In our last post, we noted the small percentage of local governments that have access to IPAWS. Nationally about 25% of county level alerting authorities and less than 1% of municipal authorities are approved to use IPAWS.
While there is still room for improvement at the county level, let’s look at the data to see if there’s anything that explains why so few municipalities have access to IPAWS:
- There are 27 states where less than a quarter of county authorities are approved to use IPAWS;
- Only 8 states (WY, WV, AZ, MN, IA, NY, CA, MD) have more than half of their counties with emergency response organizations authorized to use IPAWS;
- In 25 states, less than 1% of municipality authorities are certified to use it;
- And only 2 states, NV and VA, have more than 5% of municipalities with IPAWS alerting authority. See the full list here.
Top 10 states with the highest local IPAWS certification rate (county and municipal levels)
|State||County Alerting Authorities||Total Counties||% Authorized||State||Municipal Alerting Authorities||Total Municipalities||% Authorized|
(data current as of Nov. 2017)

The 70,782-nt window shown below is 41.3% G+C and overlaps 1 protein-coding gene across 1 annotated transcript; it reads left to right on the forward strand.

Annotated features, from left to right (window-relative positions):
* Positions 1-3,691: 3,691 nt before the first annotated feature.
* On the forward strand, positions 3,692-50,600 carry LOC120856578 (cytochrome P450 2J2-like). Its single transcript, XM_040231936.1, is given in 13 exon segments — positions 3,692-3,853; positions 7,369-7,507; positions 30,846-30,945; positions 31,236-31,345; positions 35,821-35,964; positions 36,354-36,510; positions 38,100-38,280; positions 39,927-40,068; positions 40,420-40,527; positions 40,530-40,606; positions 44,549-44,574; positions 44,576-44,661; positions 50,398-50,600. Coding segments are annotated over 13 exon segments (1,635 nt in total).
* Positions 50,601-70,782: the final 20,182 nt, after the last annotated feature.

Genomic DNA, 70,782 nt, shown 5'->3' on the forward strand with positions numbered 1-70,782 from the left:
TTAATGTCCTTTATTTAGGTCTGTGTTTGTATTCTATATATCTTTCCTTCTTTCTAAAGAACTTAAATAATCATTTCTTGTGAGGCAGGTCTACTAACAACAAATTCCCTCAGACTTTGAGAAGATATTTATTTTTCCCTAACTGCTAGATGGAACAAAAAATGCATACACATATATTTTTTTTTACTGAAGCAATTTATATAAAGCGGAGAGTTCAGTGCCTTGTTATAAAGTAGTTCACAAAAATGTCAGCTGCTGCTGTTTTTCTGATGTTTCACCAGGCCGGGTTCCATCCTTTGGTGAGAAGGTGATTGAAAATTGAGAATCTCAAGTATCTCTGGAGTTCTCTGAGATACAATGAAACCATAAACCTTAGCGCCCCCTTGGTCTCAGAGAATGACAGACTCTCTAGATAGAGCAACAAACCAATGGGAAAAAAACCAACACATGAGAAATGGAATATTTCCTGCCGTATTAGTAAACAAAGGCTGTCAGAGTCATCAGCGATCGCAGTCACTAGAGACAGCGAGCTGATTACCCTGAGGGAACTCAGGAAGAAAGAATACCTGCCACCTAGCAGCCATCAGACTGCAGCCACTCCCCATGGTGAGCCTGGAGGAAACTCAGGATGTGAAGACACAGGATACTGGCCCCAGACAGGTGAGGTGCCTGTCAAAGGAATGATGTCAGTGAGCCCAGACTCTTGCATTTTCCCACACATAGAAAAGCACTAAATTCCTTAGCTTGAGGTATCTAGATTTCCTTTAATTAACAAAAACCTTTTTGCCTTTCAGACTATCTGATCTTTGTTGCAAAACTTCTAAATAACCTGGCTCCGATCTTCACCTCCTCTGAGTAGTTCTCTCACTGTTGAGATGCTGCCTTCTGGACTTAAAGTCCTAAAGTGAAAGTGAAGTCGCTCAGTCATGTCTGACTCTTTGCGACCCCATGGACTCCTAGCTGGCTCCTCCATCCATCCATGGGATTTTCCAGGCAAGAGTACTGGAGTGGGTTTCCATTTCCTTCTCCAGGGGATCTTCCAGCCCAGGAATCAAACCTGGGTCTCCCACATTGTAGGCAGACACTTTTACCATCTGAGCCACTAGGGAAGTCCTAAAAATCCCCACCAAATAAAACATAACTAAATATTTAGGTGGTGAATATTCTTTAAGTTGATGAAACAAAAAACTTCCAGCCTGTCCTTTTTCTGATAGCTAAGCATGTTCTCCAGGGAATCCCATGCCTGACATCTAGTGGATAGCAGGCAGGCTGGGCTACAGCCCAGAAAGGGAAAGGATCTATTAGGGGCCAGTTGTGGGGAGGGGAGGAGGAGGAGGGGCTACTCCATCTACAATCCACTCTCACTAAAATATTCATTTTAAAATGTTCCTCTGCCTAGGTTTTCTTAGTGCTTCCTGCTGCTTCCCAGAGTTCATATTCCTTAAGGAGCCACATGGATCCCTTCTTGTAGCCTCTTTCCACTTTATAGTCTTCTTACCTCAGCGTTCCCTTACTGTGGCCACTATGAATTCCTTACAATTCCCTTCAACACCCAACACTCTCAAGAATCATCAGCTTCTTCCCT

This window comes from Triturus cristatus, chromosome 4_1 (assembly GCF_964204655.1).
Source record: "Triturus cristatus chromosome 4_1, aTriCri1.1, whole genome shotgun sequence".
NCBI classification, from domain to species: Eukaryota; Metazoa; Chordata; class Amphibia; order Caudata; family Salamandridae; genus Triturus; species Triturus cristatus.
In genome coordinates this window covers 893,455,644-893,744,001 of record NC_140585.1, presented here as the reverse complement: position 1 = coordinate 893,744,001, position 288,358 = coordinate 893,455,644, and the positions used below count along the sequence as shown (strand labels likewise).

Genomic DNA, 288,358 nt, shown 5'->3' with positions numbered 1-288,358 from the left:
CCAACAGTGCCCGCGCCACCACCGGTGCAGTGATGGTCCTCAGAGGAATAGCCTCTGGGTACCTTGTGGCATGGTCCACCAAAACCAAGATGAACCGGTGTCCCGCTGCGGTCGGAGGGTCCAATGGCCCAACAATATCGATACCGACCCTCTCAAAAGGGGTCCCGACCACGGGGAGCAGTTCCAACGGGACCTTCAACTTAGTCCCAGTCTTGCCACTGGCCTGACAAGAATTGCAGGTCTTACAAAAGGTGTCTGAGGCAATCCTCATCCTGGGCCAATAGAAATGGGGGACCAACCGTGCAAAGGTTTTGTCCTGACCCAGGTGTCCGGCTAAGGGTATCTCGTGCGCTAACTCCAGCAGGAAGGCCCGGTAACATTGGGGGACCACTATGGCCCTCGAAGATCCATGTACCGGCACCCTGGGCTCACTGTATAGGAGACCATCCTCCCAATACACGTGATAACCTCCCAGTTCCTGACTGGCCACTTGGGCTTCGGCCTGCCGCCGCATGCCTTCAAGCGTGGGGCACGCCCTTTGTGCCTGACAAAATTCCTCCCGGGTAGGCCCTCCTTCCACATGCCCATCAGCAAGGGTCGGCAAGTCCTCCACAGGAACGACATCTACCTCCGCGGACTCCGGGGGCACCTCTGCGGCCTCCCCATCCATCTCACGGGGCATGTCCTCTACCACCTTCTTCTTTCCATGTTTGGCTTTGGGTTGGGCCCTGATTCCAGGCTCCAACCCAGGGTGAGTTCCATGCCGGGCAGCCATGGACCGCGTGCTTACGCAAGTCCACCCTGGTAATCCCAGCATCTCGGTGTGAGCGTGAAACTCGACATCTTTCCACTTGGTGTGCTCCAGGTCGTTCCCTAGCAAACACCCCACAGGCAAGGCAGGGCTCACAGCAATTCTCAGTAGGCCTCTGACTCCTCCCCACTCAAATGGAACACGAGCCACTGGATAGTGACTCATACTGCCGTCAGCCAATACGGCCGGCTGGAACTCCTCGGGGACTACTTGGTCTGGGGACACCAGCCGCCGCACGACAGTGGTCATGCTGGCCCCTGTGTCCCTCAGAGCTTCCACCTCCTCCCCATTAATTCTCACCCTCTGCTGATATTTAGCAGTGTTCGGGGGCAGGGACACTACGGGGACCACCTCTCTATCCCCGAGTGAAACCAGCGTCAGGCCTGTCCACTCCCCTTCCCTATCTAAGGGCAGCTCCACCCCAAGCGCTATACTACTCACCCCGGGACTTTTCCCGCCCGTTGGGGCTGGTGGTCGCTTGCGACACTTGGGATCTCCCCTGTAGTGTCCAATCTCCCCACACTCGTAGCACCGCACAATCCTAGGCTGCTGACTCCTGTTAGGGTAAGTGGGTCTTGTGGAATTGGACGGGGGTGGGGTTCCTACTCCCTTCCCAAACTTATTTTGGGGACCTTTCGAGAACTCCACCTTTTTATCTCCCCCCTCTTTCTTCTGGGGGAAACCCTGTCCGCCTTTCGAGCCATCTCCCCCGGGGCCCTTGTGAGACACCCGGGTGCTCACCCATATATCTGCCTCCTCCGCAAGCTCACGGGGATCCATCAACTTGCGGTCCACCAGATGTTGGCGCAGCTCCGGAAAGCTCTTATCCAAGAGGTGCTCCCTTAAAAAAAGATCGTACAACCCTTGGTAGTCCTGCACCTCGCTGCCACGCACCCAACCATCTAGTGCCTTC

The diversity of IPAWS authority ranges from cities like Los Angeles and San Francisco, but also Tehachapi, CA, population 12,500. In Montana, Helena is an IPAWS Alerting Authority, but so is Havre, with less than 10,000 people. Meanwhile Billings, Missoula and Great Falls – the three largest cities in MT, are not using IPAWS.
An obvious potential explanation for this situation could be the way emergency management is organized in different states. For example, in Nevada and Virginia, each municipality and county has its own Emergency Manager (usually the Fire Chief or Deputy Fire Chief), while in states with smaller local populations such as Wyoming and West Virginia, emergency response is usually coordinated at the county level.
Also, some of the smallest states such as NH, DE, VT, RI, and CT use a statewide ENS and currently only state level authorities are approved to use IPAWS in these states.
For local governments, other factors could be:
- They don’t see emergency notification as a municipal responsibility;
- They rely on alternative methods such as sirens, radio/TV alerts and social media;
- Lack of funds. Since many local municipalities are small and have limited resources they may choose to piggy-back on their county’s Emergency Management;
- Geographic area concerns. Although this issue is being addressed by the FCC, it’s potentially the case that IPAWS WEA messages may reach too many or too few of the intended audience.
While not using IPAWS allows municipal authorities to save money, on the downside, they will have less control over the notification process. In addition, it can take more time to get the county to send out alerts on their behalf during critical situations when seconds count.
We do hope that more counties and cities will consider pursuing IPAWS certification soon and benefit from this evolving and improving technology.
Here’s also a 5-minute FEMA overview of the Integrated Public Alert and Warning System (IPAWS):